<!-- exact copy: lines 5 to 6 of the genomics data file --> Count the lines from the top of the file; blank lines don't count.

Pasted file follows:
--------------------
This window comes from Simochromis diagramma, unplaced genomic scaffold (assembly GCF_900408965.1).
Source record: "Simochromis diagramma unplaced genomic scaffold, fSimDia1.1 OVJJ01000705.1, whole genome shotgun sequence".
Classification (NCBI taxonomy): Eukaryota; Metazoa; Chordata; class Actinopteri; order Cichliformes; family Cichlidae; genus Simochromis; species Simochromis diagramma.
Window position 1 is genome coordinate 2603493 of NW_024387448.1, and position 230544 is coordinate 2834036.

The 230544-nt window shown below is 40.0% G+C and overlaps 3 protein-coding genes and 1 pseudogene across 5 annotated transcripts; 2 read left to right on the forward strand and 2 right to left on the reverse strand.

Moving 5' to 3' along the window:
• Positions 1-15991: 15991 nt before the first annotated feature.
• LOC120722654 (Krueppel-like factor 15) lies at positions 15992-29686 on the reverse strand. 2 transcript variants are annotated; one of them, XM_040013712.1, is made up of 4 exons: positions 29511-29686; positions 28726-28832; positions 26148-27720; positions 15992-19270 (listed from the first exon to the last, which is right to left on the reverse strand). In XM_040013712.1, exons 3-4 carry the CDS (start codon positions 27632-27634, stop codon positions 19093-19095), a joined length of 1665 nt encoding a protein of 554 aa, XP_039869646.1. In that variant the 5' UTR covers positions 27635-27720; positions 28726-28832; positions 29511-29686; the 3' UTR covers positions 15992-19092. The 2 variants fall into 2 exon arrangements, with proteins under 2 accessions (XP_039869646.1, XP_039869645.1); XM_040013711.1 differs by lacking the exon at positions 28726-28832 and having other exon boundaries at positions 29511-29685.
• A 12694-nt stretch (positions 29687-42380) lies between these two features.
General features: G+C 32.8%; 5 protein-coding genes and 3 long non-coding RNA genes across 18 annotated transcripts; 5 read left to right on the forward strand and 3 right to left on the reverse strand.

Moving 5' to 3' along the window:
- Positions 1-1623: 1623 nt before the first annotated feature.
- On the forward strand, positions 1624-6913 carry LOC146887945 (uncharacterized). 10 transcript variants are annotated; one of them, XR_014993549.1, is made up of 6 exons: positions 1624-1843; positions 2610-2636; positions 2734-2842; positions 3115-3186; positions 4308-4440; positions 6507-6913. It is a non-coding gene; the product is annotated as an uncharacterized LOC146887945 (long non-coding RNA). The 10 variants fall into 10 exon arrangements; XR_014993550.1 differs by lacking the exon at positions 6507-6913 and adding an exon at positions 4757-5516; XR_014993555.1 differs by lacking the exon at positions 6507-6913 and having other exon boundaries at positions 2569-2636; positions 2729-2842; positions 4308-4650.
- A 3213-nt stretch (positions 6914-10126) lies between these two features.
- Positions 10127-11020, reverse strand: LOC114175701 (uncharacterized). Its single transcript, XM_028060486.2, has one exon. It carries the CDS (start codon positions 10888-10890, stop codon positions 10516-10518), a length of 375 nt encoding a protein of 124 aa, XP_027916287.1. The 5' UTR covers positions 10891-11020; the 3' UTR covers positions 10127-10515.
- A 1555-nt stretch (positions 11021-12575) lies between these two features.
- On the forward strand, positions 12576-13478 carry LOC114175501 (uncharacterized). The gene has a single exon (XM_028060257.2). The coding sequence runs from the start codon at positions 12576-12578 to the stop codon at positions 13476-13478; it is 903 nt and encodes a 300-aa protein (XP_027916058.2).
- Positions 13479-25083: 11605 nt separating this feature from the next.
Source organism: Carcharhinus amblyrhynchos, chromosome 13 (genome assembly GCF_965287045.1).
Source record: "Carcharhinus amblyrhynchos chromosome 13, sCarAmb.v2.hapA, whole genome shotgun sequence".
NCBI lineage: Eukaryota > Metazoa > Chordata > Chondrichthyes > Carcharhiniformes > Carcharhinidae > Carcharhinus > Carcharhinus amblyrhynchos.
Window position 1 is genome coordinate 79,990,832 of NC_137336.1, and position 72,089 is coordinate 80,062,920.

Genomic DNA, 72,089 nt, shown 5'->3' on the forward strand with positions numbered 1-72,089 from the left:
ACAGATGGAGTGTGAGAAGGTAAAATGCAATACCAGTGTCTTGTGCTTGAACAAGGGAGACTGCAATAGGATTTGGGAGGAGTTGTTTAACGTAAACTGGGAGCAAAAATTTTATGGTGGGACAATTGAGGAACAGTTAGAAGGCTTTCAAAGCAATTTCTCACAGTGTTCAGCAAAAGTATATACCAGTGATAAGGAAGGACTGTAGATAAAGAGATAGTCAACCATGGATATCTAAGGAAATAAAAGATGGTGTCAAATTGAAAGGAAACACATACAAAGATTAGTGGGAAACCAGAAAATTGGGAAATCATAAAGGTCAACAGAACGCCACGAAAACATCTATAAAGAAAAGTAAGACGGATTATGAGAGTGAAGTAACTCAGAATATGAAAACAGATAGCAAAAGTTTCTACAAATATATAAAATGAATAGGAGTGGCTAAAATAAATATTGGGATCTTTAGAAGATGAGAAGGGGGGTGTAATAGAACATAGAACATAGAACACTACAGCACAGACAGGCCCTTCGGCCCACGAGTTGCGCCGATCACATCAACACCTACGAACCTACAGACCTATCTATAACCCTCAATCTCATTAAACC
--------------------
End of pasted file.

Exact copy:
The 230544-nt window shown below is 40.0% G+C and overlaps 3 protein-coding genes and 1 pseudogene across 5 annotated transcripts; 2 read left to right on the forward strand and 2 right to left on the reverse strand.

Moving 5' to 3' along the window: